Vintage Sound Without the Hassle
Top recordists Joe Barresi, Carmen Rizzo and Buddy Miller embrace the M-Audio Sputnik and Pulsar II microphones.
Sought-after producer Joe Barresi has been involved in countless landmark rock albums over the past 15 years, including projects with Weezer, Tool, Bad Religion—even the debut Queens of the Stone Age album that garnered rave reviews and launched the band to stardom. Recording hard rock artists in the studio requires a wide assortment of dependable microphones. With an appreciation for classic mics, Barresi recently adopted the Sputnik and Pulsar II to capture the full range of vocals and acoustic instruments with vintage warmth and clarity.
“I’m currently working on an acoustic EP with Bad Religion using Sputnik and Pulsar II for guitars and vocals,” relates Barresi. “The Sputnik sounds very round and open, without all the spittiness or sibilance I’ve found in most modern microphones, while the Pulsar II combines a nice thick sound with detail and body—great for recording acoustic instruments.
“Although I normally prefer the sound of older gear, I wanted to record this album using an assortment of newer microphones to see how they compared to their vintage counterparts. The M-Audio Sputnik and Pulsar II had a wide range of versatility in the studio and they are far more consistent sonically from mic to mic than vintage microphones. These products provide an extra palette of tools that are capable of delivering great sound in a modern world. I think it’s very important to keep in touch with new technology and not get left behind.”
Carmen Rizzo is a two-time Grammy-nominated producer and eclectic maestro of the independent music scene. He has co-written, produced and engineered with artists like Alanis Morrissette, Coldplay, Paul Oakenfold, Jem, K.D. Lang and Seal—while remixing tracks from BT, Prince and more. Rizzo also reached #1 on the iTunes world music chart with his own worldbeat/electronic fusion side project Niyaz (Six Degrees). He currently relies on the Sputnik condenser microphone for a wide range of projects at his multi-purpose recording studio.
Rizzo used the Sputnik extensively while scoring the soundtrack for his new HBO show, The Song Story. “Sputnik sounded great on just about everything,” he explains. “It has a way of capturing the full range of warmth and high end without sounding thin. New microphones often have high output but sound cheap on the top end and distort easily. The Sputnik just sounds amazing right out of the box.”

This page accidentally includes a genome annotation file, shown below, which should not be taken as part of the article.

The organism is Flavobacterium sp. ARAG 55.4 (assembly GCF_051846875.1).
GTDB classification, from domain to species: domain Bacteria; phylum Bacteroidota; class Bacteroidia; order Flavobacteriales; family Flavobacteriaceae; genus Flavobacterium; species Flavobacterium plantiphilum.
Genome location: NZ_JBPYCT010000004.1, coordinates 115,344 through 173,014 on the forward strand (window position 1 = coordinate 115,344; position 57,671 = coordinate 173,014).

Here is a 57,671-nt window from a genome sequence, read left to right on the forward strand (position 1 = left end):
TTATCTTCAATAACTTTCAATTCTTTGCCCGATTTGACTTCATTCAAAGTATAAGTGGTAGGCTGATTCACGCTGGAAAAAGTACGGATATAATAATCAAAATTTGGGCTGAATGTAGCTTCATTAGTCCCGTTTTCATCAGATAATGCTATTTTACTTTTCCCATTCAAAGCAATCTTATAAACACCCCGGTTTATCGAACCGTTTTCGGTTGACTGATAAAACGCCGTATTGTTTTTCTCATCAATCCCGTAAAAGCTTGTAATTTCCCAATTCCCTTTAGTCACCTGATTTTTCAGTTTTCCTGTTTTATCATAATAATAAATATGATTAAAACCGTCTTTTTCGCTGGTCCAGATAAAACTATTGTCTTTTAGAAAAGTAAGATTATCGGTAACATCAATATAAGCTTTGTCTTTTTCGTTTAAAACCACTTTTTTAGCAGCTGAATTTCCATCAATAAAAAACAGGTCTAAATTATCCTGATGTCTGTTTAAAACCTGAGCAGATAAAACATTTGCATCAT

“Using Sputnik makes far more sense than struggling with vintage mics,” continues Rizzo. “It operates with no side effects and gives me full range without distortion. And unlike many vintage microphones, it actually works when you turn it on! Since hearing Sputnik on vocals I have retired my Neumann. Sputnik is now my microphone of choice, especially for vocals.”
Many fans of Americana singer-songwriter Buddy Miller can instantly recognize the distinctive sound of his home studio, where he recorded his 2005 Grammy-nominated album, “Universal United House of Prayer.” His signature gear setup has long included a Pro Tools system, as well as an assortment of top-shelf vintage microphones. When Miller added M-Audio’s Sputnik microphone to the mix, he was delighted to discover a new way to get beautiful, vintage sound—without the hassle of using a vintage mic.
When it comes to large-diaphragm microphones, Miller owns the cream of the crop. His collection includes an old Neumann U47, Neumann CMV563, Telefunken 251 and a Sony C37A. “I put the Sputnik up against them to compare—it sounds so close to my U47, it just was astounding,” he explains. “It has a sound that just fits with everything I've used it on so far. It exhibits warmth in the low-mids, and beautiful clarity and detail in the high end. Whether it's hit hard or hit soft, it picks up those details and doesn't overload.
“I also love the size of it because it's not a huge mic,” he continues. “The U47 is huge, as is the Telefunken and a lot of the other guys, so you can't always put them where you want them. Also, the Sputnik gives you a roll-off switch that you don't have in vintage mics.”
“Sputnik gives you that vintage sound quality in a new microphone,” he concludes. “So you don't have to be afraid that something's gonna go ‘poof’ every time you turn it on, or you're gonna be listening to noise in the tube, or find that you have to replace something. Sputnik's dependable, and it's beautiful-sounding.”
The new vintage
Though classic mics have a special place in the hearts of many engineers and artists, it can be challenging to use them in today’s high-pressure recording environments. For rich, soulful sound without the fuss, check out M-Audio’s award-winning line of microphones at Dolphin Music.